This all started in late December when my cellphone rang as I was walking into a grocery store. It was the mother of one of Taylor’s friends, explaining that she needed Taylor’s help to shut down her own daughter’s MySpace account.
Taylor, then 12, had helped the daughter set up a site without the mother’s permission, and only Taylor knew the password necessary to delete it.
All of this was news to me. With an embarrassed apology, I promised to set things straight.
I didn’t know much about MySpace.com then. I’ve since had to do my homework.
MySpace, I learned, was created by a couple of Santa Monica tech-heads, and over its two-year life, it has become the biggest website that allows people to find dates, keep in touch and socialize. If you sign onto the site, now owned by Rupert Murdoch’s News Corp., you get free personal “space” to post profile information and photographs, write blogs, link music and send e-mails to other members. MySpace claims 68 million members, up more than 20 million in just the three months since I began visiting it.
Some of its fans are young adults. Many are kids like Taylor.
In their suit, Baigent and Leigh set out a 15-point analysis of what they called the central themes of “The Holy Blood and the Holy Grail,” noting their work argued that Jesus Christ as a Jew would have married and had offspring, and that after his crucifixion, Mary Magdalene fled the Holy Land for France, where their descendants founded the Merovingian dynasty. Its kings ruled parts of France and Germany from the 5th to 8th centuries.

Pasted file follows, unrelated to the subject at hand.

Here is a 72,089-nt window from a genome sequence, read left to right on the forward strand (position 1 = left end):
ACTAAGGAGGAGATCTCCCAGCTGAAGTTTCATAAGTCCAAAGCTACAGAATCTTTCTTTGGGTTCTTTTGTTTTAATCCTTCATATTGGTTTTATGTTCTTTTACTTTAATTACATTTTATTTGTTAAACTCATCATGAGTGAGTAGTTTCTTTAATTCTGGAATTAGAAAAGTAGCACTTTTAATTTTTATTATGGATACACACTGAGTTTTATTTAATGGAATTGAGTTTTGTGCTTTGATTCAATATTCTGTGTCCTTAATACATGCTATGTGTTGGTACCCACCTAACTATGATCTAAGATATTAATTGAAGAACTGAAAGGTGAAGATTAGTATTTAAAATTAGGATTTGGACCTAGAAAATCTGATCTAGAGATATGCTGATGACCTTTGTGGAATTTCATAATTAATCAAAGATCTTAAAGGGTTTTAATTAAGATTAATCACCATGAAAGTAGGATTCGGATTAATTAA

In his 71-page judgment, Smith said that even if there were central themes to the claimants’ book, “it is merely an expression of a number of facts and ideas at a very general level.” Theirs was historical conjecture rather than original work, he wrote, adding that the points raised by Baigent and Leigh were “artificially taken out of [their book] for the purpose of the litigation.”
The claimants were ordered to pay 85% of the legal expenses incurred by Brown’s publisher, Random House. The first payment of $600,000 toward the fee, which could top $1.75 million, is due by the end of the month.
Smith’s ruling erased fears that an adverse decision could severely damage Brown’s reputation and delay next month’s release of a multimillion-dollar film of “The Da Vinci Code” starring Tom Hanks.
NYTimes’ article: Idea for ‘Da Vinci Code’ Was Not Stolen, Judge Says